The Return of Ricky Rubio

Ricky Rubio returned to action for the Wolves after nine months of recovery. (Getty Images)

MINNEAPOLIS -- With four minutes remaining in the first quarter of Saturday night's game between the Dallas Mavericks and Minnesota Timberwolves, Rick Adelman looked down his bench and called for Ricky Rubio to check in. It was Rubio's first game since March 9 of last season, when the young point guard tore his ACL in the final minute of a loss to the Lakers.

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As Rubio waited for a stoppage in play so he could enter the game, the crowd at the Target Center deafened each other with a "Ru-bi-o!" chant that reverberated off walls and rafters. When he finally was allowed to come in with 1:47 left in the first quarter, everybody in the building seemingly expressed their joy and appreciation that the second-year player had worked so hard to be back nine months after his severe injury.

And the results were as fun as we remembered.

"He played well," Adelman stated after the game. "Eighteen minutes, nine assists. Obviously, he’s moving fine and got tired. That’s to be expected. I think that’s what we’ve got to see moving forward. He’s not always going to be like this. He was pretty excited.

"When he has the ball in his hands, I’m a lot better coach."

The production was there. In just over 18 minutes of play, Rubio managed eight points, nine assists, four rebounds and three steals. He turned the ball over twice and had eight attempts at the free throw line. He made his first jumper and then missed his other three attempts, all 3-pointers.

But the electricity was surging through him and his teammates when he had the ball. He threw a one-handed bounce pass from the right wing to a cutting J.J. Barea on the baseline that was goaltended for Rubio’s first assist of the season. His second assist came on a between-the-legs bounce pass to Greg Stiemsma for a score inside. From that point forward, everybody inched to the edge of their seats whenever Ricky had the ball.

"I told him you don’t have to do everything the first game; he can save things for later," Adelman joked about the between-the-legs bounce pass. "He was just making everything happen.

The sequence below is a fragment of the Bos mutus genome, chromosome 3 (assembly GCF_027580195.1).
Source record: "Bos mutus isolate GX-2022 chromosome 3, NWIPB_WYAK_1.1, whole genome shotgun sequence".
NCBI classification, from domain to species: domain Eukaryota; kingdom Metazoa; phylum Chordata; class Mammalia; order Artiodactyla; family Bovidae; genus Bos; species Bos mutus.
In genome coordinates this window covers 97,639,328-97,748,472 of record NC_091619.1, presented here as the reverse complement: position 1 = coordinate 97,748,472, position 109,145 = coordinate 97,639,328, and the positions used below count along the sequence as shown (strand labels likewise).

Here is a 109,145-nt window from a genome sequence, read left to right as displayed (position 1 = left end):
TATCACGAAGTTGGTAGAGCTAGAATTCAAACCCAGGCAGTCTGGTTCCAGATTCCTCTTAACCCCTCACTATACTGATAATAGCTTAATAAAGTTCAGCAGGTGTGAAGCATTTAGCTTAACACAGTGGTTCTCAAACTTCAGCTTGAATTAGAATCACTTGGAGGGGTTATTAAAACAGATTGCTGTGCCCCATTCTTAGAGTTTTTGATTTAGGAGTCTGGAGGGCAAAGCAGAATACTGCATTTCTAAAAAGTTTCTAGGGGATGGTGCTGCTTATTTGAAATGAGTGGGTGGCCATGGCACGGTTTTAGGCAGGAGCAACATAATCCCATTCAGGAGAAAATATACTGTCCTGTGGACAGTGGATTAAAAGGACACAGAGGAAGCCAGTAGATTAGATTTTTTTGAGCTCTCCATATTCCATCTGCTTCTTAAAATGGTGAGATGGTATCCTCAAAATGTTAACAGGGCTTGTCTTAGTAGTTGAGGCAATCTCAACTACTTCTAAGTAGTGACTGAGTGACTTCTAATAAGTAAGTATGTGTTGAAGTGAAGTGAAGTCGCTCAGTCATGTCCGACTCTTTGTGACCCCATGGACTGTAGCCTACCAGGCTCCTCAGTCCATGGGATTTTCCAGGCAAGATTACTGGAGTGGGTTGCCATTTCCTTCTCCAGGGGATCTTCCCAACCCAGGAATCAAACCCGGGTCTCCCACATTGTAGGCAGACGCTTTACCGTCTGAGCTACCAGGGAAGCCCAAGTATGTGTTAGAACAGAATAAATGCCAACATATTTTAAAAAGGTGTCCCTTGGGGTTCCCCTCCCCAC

"I think he might have been able to just pass that easily, but that’s Ricky."

At the end of regulation, Rubio tried to send this game off with a fairy-tale ending. The Wolves grabbed an offensive rebound, got the ball to Ricky with 11 seconds left and set up a pick-and-roll play. Rubio dribbled right into a 3-point attempt just to the right of the top of the arc. It rimmed out, leaving the Wolves with multiple tip-in opportunities that never dropped.

The Wolves eventually dominated the overtime period for the victory. Rubio didn’t play in the overtime because he was just over his pre-set limit of 16-18 minutes of action in his debut.

When Rubio was asked after the game if his night could have gone any better than the nine-assist victory, he quipped, "Yeah, I could have made that shot."

Rubio wanted to join his team in overtime and help them pull out the victory, but the Wolves weren’t going to risk his health.

"I felt pretty good," Rubio stated afterward. "I didn’t feel tired in the game.

"I was ready [to play in overtime]. I was praying to the training staff and coaches to let me play, but they were right. That’s a big injury, and I don’t want to get hurt again. I’m happy we didn’t need it."

As the team continues to get healthier (Chase Budinger, Brandon Roy, Josh Howard and Malcolm Lee all dealing with knee injuries), we’ll get to see them set in place around Rubio and Kevin Love (who missed the game with the flu). Roles will be easier defined than when Adelman has had to create makeshift rotations because of the bevy of injuries that the team has dealt with. And the galvanization that Rubio brings to the team will shine through.

"No words can really describe it," Derrick Williams explained after his best game of the season. "You’ve just got to feel it. It gets our crowd into it, too. It’s just a good feeling."

"It feels great," Andrei Kirilenko said after his first regular-season game playing with Rubio. "This guy has eyes in the back [of his head]. It’s always nice to have this kind of point guard. You know if you move good and you’re cutting, you’re always going to be rewarded. 

"I think Ricky’s a really pure point guard. Loves to play with the ball and create opportunities for his teammates. It’s always a privilege to play with those types of guys, especially if you know how to play without the ball. You know if you get open, you’re going to get the ball. And I love it. I love to move."

When Kirilenko was asked if he’d ever previously played with a point guard like that, Andrei reminded everybody of his past teammates before praising Rubio.

"I’ve played with Mark Jackson, John Stockton, and Deron Williams. I think Ricky is one of those guys who, when he sees the opportunity, he goes there. I learned from the best how to get open and not to get hit on the back [of the head with a pass]."

After the game, Rubio’s unselfish point-guard nature wouldn’t let him talk about this game in terms of anything but his team. He told reporters about the boost that his team gave him and how great it was to watch them win in overtime. Even when pressed about his flashy pass to Stiemsma, Rubio immediately mentioned how he came up short on two lob attempts to Derrick Williams.

"They gave me a great gift with a [victory] in overtime," Rubio said as he praised his teammates. "I think we’re going to do big things with this team."

And those big things start with their young point guard.

CBS Sports Writer

Zach Harper likes basketball. Some would even say he loves it. He's also an enthusiast for everything Ricky Davis, Rasheed Wallace, Nic Cage, and has seen the movie Gigli almost three times. He's been... Full Bio

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